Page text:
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The curse of overspecializing the government

MARC CARLISLE
special to the daily
Marc Carlisle
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In Washington, most Federal employees are either specialists or experts. If you ran out of staples, you hoped that the staple-ordering person was in; certainly no one else could order staples.

And the actual staples, this being the Federal Government, had to meet specific requirements for tensile strength, diameter and sharpness, in accordance with interagency guidelines developed by the staple experts from each agency who met in continuous conclave to keep current on developments in staple dynamics.

Federal agencies need an Office of Common Sense. Guys named Joe would work there, common folk with imperial, peremptory powers to look at anything and everything Federal agencies and their employees did, with the power to say “Stop that! What you’re doing doesn’t make any damn sense!” Joe could start at the Department of Defense, the Pentagon, and his task wouldn’t be limited to questions of staple procurement.

One of the first questions I’d expect him to explore is straightforward enough: Shouldn’t the military in time of war deploy the majority of its men and women under arms where the battles are being fought and conversely, shouldn’t the military deploy few, if any where there is no war, or even the remotest possibility of war?

Most Americans would agree you send the troops where the fighting is, everyone that’s available, to win the war as rapidly as possible to minimize the number of casualties among American men and women under arms. There are 160,000 troops fighting the war in Iraq, their numbers reduced daily by casualties, and 17,000 fight the war on terror and simultaneously the war on drugs in Afghanistan.

In the former Yugoslavia, we have 1,700 ” that war we’ve left largely to the Europeans to wage, although we’re certainly in a position to help, since we have 100,000 troops deployed in Europe.

During the Cold War, the U.S. kept large numbers of troops in Europe to help defend Western Europe against the Red Giant, the Soviet Union. The Giant, of course, is no more, gone these fifteen years since the fall of the Berlin Wall.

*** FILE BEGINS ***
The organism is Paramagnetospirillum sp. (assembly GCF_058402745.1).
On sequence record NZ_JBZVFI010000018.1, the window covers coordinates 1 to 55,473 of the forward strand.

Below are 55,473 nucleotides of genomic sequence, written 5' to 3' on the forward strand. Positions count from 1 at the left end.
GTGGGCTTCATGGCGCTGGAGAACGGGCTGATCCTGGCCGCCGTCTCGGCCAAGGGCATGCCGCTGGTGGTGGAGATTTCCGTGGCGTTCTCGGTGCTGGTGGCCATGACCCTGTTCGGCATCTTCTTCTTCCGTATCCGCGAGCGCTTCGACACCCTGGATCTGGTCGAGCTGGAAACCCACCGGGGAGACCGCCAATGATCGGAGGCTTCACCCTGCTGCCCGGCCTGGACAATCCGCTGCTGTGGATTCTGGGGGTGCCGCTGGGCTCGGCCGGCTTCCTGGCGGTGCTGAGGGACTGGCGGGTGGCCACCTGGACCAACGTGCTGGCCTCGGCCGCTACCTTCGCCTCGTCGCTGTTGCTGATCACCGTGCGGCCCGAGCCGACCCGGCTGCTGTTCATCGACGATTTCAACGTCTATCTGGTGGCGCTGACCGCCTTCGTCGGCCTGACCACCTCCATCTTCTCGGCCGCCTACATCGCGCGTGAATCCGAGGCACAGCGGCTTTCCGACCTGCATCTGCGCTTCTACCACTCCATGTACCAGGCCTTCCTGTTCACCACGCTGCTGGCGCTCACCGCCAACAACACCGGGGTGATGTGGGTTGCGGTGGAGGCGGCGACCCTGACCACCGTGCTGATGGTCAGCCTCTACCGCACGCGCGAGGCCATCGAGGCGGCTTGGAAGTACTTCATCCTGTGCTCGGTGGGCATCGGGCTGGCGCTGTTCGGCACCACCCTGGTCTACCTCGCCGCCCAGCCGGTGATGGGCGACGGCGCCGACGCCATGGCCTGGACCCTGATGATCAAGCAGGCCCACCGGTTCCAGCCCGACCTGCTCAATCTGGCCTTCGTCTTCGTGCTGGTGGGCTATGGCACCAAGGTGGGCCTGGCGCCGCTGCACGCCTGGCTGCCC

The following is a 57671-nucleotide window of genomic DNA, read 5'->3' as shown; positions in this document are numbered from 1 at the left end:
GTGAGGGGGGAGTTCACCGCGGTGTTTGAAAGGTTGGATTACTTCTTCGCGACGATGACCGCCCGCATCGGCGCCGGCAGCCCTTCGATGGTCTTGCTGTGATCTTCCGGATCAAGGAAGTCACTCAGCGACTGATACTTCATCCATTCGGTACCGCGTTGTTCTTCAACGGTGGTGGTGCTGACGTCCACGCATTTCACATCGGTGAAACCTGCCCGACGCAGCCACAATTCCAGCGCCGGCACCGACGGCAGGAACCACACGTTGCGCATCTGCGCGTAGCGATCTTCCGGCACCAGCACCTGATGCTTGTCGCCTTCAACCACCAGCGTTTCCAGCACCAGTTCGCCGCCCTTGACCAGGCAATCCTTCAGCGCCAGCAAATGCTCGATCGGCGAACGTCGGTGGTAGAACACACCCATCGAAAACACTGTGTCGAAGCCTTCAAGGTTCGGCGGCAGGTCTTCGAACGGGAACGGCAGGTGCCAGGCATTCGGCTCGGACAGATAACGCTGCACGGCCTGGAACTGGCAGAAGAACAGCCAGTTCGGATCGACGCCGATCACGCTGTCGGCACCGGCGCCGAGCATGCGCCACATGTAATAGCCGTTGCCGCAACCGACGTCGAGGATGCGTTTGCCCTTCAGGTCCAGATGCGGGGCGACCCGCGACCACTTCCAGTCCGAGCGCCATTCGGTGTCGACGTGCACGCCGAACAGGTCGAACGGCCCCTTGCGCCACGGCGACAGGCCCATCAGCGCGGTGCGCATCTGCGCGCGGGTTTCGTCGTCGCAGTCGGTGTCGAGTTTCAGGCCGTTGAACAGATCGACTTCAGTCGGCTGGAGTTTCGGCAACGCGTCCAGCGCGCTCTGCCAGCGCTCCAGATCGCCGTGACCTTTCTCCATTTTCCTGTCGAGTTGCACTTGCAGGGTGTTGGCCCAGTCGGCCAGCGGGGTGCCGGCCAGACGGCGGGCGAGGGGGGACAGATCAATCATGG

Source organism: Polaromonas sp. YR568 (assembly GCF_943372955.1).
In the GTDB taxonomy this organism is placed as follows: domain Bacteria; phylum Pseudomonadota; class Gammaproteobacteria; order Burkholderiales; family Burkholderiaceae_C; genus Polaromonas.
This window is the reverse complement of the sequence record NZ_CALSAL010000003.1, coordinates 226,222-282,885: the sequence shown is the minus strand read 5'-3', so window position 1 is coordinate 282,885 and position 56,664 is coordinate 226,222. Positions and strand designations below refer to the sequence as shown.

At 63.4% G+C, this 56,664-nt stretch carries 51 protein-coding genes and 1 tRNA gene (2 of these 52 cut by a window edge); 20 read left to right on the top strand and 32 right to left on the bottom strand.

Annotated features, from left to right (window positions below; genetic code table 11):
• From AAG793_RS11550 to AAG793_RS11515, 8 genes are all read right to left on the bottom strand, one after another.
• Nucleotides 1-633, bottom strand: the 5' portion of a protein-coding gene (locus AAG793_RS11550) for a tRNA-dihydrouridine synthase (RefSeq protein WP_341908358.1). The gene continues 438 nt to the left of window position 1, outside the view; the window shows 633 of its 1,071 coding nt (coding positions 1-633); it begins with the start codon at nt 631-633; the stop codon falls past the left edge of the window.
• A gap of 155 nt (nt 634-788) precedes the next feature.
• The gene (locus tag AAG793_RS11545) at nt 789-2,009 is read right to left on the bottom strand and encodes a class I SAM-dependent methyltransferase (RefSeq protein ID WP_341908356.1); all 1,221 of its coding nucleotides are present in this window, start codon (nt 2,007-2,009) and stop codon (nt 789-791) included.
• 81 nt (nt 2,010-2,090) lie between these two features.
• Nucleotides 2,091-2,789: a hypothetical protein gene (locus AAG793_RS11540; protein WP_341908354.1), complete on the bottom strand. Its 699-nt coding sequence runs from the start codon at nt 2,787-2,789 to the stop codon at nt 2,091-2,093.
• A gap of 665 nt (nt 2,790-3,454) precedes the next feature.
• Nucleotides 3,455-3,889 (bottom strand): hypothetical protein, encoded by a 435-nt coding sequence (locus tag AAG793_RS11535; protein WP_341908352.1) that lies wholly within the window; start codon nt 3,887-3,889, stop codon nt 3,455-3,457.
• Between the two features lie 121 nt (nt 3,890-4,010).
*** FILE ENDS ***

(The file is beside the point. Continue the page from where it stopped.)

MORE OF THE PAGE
Yet our troops remain. Part of the reasoning is budgetary ” the military bases in Europe are some of the finest in the world, already paid for and their operating costs subsidized by the host countries. Bringing the troops home as the Base Closure Commission enters its second decade would be a nightmare. Besides, the bases and the troops in Europe are close to likely battlefields, close to places where they might be deploy on short notice.

But Europe is nowhere near the Mexican border, the next war zone, where the President plans to deploy six thousand troops. Without taking troops from Europe, the Pentagon doesn’t have the manpower as recruiters continue to fall chronically short of their recruitment targets. With a budget of over $600 billion, give or take, and with nearly 4 million men and women on the payroll, Joe would say “find a way.”

But Joe wouldn’t approve such a deployment in the first place. He’d agree with the Pentagon that sending soldiers to the Rio Grande is a step taken for political gain whose only result will be film of American soldiers shooting Mexican children.

But Joe doesn’t work inside the Washington Beltway, and for those who do, the solution to a problem is rarely what makes sense. And the solution, a politically possible one but a ding-dong one in the realm of common sense, is clear. The U.S. Army does not require its soldiers to be U.S. citizens, a throwback to the days of the Hessians (read your history). Soldiers must be in the U.S. legally, however, and there’s the answer to two problems.

Rather than declare amnesty for the 12 million illegals resident in the U.S., the President could create a new visa classification for illegals who join the regular Army, to help round up or shoot the ones who won’t go home or wear olive drab green. And Congress should make illegal residency a felony, because judges can, for the illegals who are caught and convicted, give them a choice of jail or joining the Navy.

In Washington, this is political genius, although none of us need a Joe to tell us what it really is.

Marc Carlisle writes a Thursday column. He can be reached at summitindie@yahoo.com.


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